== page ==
Being Content With Intent

Did I mention I accidentally wrote a book?

My intention while jotting some ideas and thoughts down at my former job was to get some things off my chest, to vent, to explore possible next steps.  It was kind of like a journal for this one area of my life, and the page was where I came to rest.  Fast forward a couple years’ worth of entries, and some distance from the job, and the journal pieces pulled together into quite a provocative story.

From day one, the process of writing this book had been relaxed, easy and open.  There were no demands on myself for what this might become, no deadlines, it was just a process.  But once I started to compile the entries and saw that it was actually coming together as a book, the ease and openness of the story-telling became a project.  I could feel a slow-burning pastime transforming, gaining some heat and momentum.

Before long I was itching to finish the first draft, which I did.  Then I wanted to complete a round of edits, and another round, then send the manuscript to a couple friends to look it over.  I started to imagine an end result and before my eyes my project was becoming exactly the opposite of my intentions when I began writing.  This book, which had felt so spacious as a place for me to come and rest, was closing in on me.  It was becoming a roiling frenzy, consuming my downtime and my thoughts, permeating my dreams when I slept.

It was one of my therapeutic yoga patients with advanced Multiple Sclerosis who, while practicing from her hospital bed, showed me that I was reaching a boiling point, and got me to slow down.  When the nurse at the hospital referred the patient, she warned me she was very anxious and controlling, saying I may have a hard time calming her down.  I learned from the patient that she had been a professional dancer and fitness trainer, always keenly aware and in control of her body.  She was deeply grieving the loss of her physical abilities.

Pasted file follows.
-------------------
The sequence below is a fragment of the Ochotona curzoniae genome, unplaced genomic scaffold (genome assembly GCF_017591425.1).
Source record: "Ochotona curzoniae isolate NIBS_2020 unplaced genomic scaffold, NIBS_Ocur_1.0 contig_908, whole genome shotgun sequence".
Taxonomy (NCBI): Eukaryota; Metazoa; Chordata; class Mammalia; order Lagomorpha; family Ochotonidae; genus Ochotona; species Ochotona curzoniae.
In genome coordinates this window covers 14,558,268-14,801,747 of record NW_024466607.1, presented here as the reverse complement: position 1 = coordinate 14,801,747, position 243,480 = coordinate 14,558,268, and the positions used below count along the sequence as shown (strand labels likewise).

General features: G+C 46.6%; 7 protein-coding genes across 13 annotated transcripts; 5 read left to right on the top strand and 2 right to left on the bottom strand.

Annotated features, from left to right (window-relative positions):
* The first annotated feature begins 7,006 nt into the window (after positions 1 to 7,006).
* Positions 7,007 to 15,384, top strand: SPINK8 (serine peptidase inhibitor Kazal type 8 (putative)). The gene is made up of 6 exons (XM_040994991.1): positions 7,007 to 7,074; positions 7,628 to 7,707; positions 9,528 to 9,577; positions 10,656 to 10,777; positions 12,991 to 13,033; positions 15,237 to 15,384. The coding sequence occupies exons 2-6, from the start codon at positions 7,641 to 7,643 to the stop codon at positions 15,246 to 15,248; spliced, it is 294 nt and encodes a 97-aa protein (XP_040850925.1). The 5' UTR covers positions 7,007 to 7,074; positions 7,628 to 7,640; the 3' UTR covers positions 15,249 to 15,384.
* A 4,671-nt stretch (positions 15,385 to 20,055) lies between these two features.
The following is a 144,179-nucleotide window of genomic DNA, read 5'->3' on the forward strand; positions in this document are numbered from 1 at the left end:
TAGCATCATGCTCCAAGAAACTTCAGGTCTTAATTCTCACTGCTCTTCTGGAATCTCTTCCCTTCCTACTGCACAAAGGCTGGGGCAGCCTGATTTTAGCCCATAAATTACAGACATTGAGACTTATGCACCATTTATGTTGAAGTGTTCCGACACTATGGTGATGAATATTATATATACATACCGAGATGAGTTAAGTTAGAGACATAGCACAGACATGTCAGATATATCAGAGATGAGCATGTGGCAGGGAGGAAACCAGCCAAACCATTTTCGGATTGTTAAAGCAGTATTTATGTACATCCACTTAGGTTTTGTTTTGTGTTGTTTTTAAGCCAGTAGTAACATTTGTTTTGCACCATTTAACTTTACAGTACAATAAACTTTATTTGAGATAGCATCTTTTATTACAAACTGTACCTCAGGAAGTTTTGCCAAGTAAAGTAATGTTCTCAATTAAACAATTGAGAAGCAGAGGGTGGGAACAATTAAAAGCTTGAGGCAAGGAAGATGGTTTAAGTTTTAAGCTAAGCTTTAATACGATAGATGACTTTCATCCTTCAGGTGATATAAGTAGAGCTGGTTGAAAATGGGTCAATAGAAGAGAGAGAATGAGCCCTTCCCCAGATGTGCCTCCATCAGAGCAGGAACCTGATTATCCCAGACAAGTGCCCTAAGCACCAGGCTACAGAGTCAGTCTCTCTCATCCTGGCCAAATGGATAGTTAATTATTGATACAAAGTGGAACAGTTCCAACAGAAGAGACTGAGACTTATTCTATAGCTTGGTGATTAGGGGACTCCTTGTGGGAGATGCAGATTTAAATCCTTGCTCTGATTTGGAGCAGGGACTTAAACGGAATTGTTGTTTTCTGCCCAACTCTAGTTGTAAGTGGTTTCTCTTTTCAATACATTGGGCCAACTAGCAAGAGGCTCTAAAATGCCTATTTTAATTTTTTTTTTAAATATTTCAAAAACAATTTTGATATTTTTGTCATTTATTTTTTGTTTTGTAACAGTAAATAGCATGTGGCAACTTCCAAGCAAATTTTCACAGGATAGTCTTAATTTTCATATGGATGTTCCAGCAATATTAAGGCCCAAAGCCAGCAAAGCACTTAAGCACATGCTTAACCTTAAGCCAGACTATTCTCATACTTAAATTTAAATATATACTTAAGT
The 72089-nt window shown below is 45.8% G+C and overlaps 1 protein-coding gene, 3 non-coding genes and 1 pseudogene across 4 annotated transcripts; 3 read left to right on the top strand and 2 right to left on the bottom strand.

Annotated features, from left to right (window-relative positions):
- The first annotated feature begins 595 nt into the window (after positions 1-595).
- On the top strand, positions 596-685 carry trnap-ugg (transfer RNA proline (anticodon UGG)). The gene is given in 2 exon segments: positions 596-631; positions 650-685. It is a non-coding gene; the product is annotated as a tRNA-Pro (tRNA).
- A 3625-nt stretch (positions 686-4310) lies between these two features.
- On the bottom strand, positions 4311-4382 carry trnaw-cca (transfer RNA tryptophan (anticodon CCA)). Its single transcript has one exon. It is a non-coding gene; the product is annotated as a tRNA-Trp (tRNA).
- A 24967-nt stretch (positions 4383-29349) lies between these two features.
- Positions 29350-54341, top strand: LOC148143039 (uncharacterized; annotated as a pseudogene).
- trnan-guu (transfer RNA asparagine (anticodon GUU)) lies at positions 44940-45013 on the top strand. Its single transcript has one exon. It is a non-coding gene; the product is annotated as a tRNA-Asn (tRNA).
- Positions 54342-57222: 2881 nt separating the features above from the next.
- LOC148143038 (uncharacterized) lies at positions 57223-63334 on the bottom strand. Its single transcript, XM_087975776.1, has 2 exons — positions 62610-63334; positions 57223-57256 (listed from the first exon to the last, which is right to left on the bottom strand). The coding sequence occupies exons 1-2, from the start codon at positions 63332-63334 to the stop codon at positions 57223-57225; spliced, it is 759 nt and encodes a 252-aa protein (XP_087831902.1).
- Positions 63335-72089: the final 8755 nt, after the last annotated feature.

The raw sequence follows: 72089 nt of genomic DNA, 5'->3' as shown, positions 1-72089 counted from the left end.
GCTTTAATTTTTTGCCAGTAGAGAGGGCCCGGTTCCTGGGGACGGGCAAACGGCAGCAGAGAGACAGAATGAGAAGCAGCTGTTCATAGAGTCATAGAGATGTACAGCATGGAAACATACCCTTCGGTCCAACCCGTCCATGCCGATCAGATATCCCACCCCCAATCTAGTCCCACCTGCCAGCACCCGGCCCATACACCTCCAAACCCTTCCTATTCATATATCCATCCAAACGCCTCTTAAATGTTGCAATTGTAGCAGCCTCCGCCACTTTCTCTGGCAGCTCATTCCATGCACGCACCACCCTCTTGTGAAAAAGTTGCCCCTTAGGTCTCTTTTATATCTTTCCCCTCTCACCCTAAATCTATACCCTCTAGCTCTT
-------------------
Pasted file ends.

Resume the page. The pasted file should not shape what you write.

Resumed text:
Each time I asked her to try a new movement, she would start by telling me a story of how she used to be able to do this with ease, and that would flow into more stories of what she used to be able to do that she no longer could.  When she tried to move her feet, she strained her jaw, her lips pursed together, her neck clenched and eyes squeezed shut.  She strained with every movement, full of stories of judgement and self-criticism.

I called upon a principle I’d been studying over the years in Yoga referred to as Samtosha, contentment.  This is not to be mistaken for “happiness”, but refers more to a place of stillness, of quiet.  Each time my teacher came over to give me a correction in class, it took years before I stopped moving to correct before he finished what he was saying.  He would stop me and say slowly, “Wait.  Wait.  Just listen.”  I learned over time that when I listened and waited before making my next move, I could more fully assess and make peace with where I was, before moving onto what came next.

This turned out to be what the patient with MS and I worked on through our yoga practice.  We focused on moving one part of her body without telling herself a story, and without straining other parts of her body unnecessarily, just for that moment.  Amy Weintraub writes about Samtosha as, “Being at peace with oneself and one’s life exactly as it is in this moment, a practice that requires self-acceptance.”  Any time my patient started to go back to her painful story of loss during our practice, I asked her to wait.  To listen.  Her breathing would calm, and from that place of Samtosha, she would move what she could.

I left that session with a new outlook on my book.  I finished a draft.  I needed to wait and listen.  I sent off a couple manuscripts.  Was there more to do?  Yes!  Wait.

The Broader Perspective

The nonprofit writes, “If you cannot be content then your mind will be filled with thoughts running wildly through your head that distract you, upset you and make it almost impossible for you to function.”

One of the keys to practicing Samtosha, contentment, is to practice it moment by moment.  If you’re feeling rushed to make your next move, on the yoga mat or in life, you may find you’ll have more clarity if you first wait.  Then listen.  Then move.


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